Living Streets is calling for new measures to reduce the number of cars on the school run.

This comes after research (YouGov 2018) released by the charity for the start of International Walk to School Month, reveals that too many cars are the things parents find most annoying on the school run – specifically too many cars around school gates (54%); cars parking on the pavements (50%); and too much traffic on the journey (45%).

Living Streets is calling for more local authorities to pilot school road closures - prohibiting cars from the school gates at drop off and pick up times, alongside a series of other measures, to encourage more families to walk to school.

Motor vehicles are the biggest source of air pollution and one in four cars on the road at peak times are on the school run. As a result, over 2,000 primary schools in the UK are situated in pollution hot spots, putting pupils’ health at risk.

54% parnets

New figures released by DfT last week (27 September) revealed that 14 per cent of children killed on Great Britain’s roads last year were between 7-9am and 23 per cent were between 3-5pm – school run hours.

The charity for everyday walking says that encouraging and enabling more families to walk to school will clean up toxic air and make our streets safer.

Tanya Braun, Head of Policy and Communications, Living Streets said:

“Put simply - more children walking to school means fewer cars on our roads.

“Piloting closing streets to cars outside schools at the start and end of the school day is a great way to improve the safety of our children’s walk to school. It removes issues of unsafe parking, speeding traffic and helps to reduce the toxic air which stays around our children’s schools long after the cars have left.  

We want to see more local authorities working with schools to reduce the number of cars around the school gates, helping to improve air quality, reduce congestion and increase road safety during peak times.

Tanya Braun, Head of Policy & Communications, Living Streets

Currently just 53 per cent of children in England walk to school (National Travel Survey), 42 per cent in Wales (Walking and cycling in Wales: Active travel, 2016-17) and Scotland (Hands Up Scotland Survey, Scotland: 2016 (Sustrans). This is down significantly from a generation ago, when 70 per cent of children used to walk to school.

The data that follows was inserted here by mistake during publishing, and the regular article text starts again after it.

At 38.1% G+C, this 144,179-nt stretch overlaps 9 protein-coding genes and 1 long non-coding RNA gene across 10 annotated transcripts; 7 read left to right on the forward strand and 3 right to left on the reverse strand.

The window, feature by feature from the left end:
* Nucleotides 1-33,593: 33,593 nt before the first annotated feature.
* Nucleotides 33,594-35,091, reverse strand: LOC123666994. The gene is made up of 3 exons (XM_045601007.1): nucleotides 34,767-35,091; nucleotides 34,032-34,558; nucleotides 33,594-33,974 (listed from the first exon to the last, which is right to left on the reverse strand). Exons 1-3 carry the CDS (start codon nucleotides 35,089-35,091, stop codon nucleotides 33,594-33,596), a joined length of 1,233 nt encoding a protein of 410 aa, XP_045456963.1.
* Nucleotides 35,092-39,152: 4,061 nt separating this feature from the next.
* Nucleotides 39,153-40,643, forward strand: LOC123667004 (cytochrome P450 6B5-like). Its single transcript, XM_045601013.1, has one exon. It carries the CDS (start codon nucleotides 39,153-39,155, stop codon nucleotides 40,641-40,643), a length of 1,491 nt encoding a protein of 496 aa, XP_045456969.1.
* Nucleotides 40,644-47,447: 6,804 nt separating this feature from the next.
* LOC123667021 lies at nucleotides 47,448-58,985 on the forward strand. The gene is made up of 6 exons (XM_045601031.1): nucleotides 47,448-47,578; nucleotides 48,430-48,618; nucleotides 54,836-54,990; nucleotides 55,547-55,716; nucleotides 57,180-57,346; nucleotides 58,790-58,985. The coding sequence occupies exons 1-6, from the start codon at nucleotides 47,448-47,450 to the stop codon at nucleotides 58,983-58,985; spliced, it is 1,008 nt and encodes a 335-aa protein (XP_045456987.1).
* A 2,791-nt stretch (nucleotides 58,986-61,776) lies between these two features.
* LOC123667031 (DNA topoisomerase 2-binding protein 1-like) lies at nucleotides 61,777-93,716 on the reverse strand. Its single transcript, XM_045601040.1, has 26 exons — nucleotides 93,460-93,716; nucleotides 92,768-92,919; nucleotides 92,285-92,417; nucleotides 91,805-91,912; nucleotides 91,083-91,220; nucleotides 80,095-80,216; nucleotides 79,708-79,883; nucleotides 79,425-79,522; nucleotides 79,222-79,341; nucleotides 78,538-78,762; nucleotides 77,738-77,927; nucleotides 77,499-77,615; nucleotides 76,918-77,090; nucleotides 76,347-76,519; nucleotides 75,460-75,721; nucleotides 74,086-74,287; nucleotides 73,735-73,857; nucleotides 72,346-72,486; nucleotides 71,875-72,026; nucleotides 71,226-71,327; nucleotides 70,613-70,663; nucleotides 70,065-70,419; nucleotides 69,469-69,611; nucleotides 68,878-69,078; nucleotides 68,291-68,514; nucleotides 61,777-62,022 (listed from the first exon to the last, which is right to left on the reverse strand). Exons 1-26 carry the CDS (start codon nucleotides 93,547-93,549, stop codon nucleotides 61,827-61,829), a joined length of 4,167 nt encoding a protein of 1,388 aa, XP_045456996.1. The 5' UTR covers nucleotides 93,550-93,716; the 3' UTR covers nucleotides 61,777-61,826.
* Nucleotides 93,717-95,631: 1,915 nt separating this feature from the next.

Living Streets currently works in over 2,000 schools across the UK to successfully increase the number of children walking to school through WOW – the year-round walk to school challenge. WOW schools walk to school rates increase by 23 per cent on average with a corresponding drop in cars around the school gates.

As well as cars, parents identified poor street design and crossings as annoying factors of the school run.

Top 10 most annoying things about the school run

  1. Too many cars at the school gates (54%)
  2. Cars parking on the pavements (50%)
  3. Too much traffic on the roads (45%)
  4. Bad weather (41%)
  5. Feeling rushed (35%)
  6. Dangerous crossing points in the road (33%)
  7. Me and/or child(ren) forgetting something (28%)
  8. Poor street conditions (e.g. narrow pavements, litter, dog mess etc.) (28%)
  9. My child(ren) squabbling (19%)
  10. Having to travel a long distance to/ from the school (9%)


Braun continues:

“We need to see many more measures which make it possible for families to walk to school: lower speed limits, better crossings and constraints on pavement parking.  

“By creating safer school walking routes and investing in proven behaviour change initiatives, we can help reduce the number of cars on our roads - improving safety for everyone and making the experience a much more pleasurable one.”

For International Walk to School Month this year, Living Streets wants people to take part in an online action to write to their local councillor to urge them to prioritise creating safe walking routes to school. Visit for more information.

You can also download the Family Walk to School Kit with ideas of how to make the walk to school safer and more enjoyable for families.